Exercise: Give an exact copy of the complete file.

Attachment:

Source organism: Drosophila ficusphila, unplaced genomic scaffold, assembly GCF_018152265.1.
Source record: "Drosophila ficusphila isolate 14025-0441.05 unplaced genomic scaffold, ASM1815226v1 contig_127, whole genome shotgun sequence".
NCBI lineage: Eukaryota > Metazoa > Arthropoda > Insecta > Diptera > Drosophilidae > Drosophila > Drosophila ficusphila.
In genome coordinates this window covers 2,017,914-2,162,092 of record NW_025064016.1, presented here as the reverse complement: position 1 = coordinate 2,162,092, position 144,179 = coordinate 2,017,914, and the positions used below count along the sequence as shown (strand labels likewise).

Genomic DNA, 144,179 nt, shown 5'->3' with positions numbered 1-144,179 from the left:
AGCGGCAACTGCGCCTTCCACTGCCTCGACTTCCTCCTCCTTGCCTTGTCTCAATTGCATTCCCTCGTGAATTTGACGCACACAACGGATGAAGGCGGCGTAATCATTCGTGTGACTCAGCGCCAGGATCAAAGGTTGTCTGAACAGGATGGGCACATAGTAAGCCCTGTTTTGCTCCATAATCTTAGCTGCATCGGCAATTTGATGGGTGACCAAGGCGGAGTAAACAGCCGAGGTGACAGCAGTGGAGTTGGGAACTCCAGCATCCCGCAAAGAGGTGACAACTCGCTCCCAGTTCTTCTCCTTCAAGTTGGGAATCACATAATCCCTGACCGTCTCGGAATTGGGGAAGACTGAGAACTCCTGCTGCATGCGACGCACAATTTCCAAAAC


Source organism: Drosophila ficusphila, unplaced genomic scaffold, assembly GCF_018152265.1.
Source record: "Drosophila ficusphila isolate 14025-0441.05 unplaced genomic scaffold, ASM1815226v1 contig_127, whole genome shotgun sequence".
NCBI lineage: Eukaryota > Metazoa > Arthropoda > Insecta > Diptera > Drosophilidae > Drosophila > Drosophila ficusphila.
In genome coordinates this window covers 2,017,914-2,162,092 of record NW_025064016.1, presented here as the reverse complement: position 1 = coordinate 2,162,092, position 144,179 = coordinate 2,017,914, and the positions used below count along the sequence as shown (strand labels likewise).

Genomic DNA, 144,179 nt, shown 5'->3' with positions numbered 1-144,179 from the left:
AGCGGCAACTGCGCCTTCCACTGCCTCGACTTCCTCCTCCTTGCCTTGTCTCAATTGCATTCCCTCGTGAATTTGACGCACACAACGGATGAAGGCGGCGTAATCATTCGTGTGACTCAGCGCCAGGATCAAAGGTTGTCTGAACAGGATGGGCACATAGTAAGCCCTGTTTTGCTCCATAATCTTAGCTGCATCGGCAATTTGATGGGTGACCAAGGCGGAGTAAACAGCCGAGGTGACAGCAGTGGAGTTGGGAACTCCAGCATCCCGCAAAGAGGTGACAACTCGCTCCCAGTTCTTCTCCTTCAAGTTGGGAATCACATAATCCCTGACCGTCTCGGAATTGGGGAAGACTGAGAACTCCTGCTGCATGCGACGCACAATTTCCAAAAC